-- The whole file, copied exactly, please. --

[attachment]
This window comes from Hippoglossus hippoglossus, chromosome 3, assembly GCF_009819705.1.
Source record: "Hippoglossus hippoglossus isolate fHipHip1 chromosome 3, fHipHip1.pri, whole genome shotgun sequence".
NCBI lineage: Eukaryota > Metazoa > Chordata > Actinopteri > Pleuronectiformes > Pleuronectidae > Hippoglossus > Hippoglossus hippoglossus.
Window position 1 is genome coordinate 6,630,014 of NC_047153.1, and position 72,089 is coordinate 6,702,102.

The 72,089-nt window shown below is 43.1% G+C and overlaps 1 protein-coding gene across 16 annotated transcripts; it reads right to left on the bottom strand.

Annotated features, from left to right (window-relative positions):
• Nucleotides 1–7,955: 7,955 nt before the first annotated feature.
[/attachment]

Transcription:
This window comes from Hippoglossus hippoglossus, chromosome 3, assembly GCF_009819705.1.
Source record: "Hippoglossus hippoglossus isolate fHipHip1 chromosome 3, fHipHip1.pri, whole genome shotgun sequence".
NCBI lineage: Eukaryota > Metazoa > Chordata > Actinopteri > Pleuronectiformes > Pleuronectidae > Hippoglossus > Hippoglossus hippoglossus.
Window position 1 is genome coordinate 6,630,014 of NC_047153.1, and position 72,089 is coordinate 6,702,102.

The 72,089-nt window shown below is 43.1% G+C and overlaps 1 protein-coding gene across 16 annotated transcripts; it reads right to left on the bottom strand.

Annotated features, from left to right (window-relative positions):
• Nucleotides 1–7,955: 7,955 nt before the first annotated feature.